# Square (algebra)

In algebra, the square of a number is that number multiplied by itself. Its notation is a superscripted "2"; a number x squared is written as x2. Thus:

$x^2 = x\times x$

If x is a positive real number, the value of x2 is equal to the area of a square of edge length x.

A positive integer that is the square of some other integer, for example 25 which is 52, is known as a square number, or more simply a square.

It is often also useful to note that the square of any number can be represented as the sum

1 + 1 + 2 + 2 + ... + n-1 + n-1 + n.

For instance, the square of 4 or 42 is equal to

1 + 1 + 2 + 2 + 3 + 3 + 4 = 16.

This is the result of adding a column and row of thickness 1 to the square graph of three (like a tic tac toe board). You add three to the side and four to the top to get four squared. This can also be useful for finding the square of a big number quickly. For instance, the square of

52 = 502 + 50 + 51 + 51 + 52 = 2500 + 204 = 2704.

## Uses

Since the product of two negative numbers is positive, and the product of two positive numbers is also positive, it follows that no square number is negative. This has important consequences. It follows, in particular, that no square root can be taken of a negative number within the system of real numbers. This leaves a gap in the real number system that mathematicians fill by postulating imaginary numbers, beginning with i, which by convention is the square root of -1.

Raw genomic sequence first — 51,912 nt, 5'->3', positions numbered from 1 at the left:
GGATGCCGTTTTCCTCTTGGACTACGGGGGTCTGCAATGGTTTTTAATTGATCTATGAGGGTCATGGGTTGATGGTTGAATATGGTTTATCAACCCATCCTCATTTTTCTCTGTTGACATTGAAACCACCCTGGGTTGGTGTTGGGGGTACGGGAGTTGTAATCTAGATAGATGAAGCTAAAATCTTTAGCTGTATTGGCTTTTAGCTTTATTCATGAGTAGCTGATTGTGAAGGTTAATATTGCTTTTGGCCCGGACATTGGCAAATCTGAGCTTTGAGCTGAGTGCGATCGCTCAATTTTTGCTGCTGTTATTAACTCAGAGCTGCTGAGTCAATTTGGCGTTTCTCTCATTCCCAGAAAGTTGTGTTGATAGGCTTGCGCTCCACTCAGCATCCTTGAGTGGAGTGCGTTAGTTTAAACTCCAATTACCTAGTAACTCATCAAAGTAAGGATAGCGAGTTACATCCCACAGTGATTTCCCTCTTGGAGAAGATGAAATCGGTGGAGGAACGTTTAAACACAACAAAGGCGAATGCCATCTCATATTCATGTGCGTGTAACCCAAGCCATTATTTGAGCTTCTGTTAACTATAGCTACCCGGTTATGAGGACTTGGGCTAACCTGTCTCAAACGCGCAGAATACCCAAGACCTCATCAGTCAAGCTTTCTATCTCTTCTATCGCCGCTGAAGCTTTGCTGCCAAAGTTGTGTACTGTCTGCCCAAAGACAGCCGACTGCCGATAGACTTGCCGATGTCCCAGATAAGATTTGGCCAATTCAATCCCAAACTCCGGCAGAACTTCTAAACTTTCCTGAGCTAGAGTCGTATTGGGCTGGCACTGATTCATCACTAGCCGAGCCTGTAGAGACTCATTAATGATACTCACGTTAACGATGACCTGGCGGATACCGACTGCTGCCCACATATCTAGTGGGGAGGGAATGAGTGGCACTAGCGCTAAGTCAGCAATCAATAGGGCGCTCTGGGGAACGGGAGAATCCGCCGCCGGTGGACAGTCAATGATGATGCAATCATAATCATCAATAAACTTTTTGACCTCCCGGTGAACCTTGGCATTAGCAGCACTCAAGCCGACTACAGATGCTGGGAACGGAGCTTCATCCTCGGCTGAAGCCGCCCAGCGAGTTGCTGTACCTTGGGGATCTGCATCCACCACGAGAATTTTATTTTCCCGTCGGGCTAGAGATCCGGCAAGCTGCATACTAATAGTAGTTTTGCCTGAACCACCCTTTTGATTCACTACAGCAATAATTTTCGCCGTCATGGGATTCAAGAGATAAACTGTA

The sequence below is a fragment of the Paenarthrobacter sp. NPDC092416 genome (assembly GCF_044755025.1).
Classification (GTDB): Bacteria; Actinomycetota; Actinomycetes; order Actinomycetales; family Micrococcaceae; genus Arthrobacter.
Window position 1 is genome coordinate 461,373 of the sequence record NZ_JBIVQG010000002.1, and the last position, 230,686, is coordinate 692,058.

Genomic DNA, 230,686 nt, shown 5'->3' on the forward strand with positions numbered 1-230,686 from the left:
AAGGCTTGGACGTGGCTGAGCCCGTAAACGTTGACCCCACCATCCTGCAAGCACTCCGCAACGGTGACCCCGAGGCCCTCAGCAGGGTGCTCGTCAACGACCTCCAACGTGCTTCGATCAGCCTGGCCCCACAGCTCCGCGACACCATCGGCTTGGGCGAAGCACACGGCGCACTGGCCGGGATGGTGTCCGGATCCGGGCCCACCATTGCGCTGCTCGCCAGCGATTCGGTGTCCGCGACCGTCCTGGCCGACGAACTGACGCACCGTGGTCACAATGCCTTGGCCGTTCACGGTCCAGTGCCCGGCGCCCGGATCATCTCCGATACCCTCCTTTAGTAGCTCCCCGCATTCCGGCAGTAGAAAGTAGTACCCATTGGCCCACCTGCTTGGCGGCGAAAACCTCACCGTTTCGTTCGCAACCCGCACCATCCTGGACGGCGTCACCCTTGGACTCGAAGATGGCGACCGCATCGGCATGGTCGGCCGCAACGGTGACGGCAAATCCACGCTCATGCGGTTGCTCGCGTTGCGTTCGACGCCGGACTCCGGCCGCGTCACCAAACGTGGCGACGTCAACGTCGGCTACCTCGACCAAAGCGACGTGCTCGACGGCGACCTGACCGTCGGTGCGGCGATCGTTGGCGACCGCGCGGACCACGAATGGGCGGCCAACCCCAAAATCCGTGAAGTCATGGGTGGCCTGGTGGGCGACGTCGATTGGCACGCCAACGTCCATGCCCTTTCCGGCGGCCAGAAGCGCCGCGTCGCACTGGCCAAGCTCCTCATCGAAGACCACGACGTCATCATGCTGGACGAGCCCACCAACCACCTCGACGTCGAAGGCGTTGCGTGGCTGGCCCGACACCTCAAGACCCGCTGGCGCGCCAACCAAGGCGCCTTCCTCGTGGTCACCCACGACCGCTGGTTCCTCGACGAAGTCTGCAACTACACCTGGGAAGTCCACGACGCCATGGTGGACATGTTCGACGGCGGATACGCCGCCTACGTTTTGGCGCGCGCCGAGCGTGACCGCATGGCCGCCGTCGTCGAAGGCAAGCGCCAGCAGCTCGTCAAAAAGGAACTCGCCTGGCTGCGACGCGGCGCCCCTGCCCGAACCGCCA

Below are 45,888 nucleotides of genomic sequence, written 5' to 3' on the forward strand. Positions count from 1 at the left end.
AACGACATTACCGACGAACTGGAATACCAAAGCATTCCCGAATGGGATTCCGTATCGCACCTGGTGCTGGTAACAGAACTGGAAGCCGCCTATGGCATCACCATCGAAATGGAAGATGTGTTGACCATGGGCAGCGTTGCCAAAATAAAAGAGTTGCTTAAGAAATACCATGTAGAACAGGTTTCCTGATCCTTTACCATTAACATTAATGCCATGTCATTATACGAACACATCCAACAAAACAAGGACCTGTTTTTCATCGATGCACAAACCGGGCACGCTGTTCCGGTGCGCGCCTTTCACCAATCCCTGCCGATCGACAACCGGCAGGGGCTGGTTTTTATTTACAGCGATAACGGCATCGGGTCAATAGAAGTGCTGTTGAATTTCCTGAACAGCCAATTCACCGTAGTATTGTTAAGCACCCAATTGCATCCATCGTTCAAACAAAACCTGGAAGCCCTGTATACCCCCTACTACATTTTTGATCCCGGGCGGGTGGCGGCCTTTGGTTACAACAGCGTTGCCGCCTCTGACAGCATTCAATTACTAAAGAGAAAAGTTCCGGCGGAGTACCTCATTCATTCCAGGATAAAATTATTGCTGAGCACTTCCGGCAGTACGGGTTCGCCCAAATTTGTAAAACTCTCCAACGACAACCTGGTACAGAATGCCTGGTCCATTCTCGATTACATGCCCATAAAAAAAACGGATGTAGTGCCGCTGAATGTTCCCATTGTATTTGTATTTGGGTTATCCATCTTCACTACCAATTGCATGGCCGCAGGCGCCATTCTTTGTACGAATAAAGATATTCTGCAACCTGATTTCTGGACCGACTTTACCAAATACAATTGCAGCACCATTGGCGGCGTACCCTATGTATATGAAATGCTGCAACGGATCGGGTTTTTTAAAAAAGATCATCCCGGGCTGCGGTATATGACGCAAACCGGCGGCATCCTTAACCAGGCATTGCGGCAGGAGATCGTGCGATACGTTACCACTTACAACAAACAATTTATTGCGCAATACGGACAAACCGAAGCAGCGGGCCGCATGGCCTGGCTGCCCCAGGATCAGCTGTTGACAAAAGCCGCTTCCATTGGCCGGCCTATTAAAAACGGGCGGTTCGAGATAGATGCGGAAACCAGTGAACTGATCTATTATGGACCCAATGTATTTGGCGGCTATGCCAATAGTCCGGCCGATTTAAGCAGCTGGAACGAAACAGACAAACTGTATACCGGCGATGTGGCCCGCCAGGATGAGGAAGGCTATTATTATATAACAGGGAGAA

Squaring is also useful for statisticians in determining the standard deviation of a population or sample from its mean. Each datum is subtracted from the mean, and the result is squared. Then an average is taken of the new set of numbers (each of which is positive). This average is the variance, and its square root is the standard deviation -- in finance, the volatility.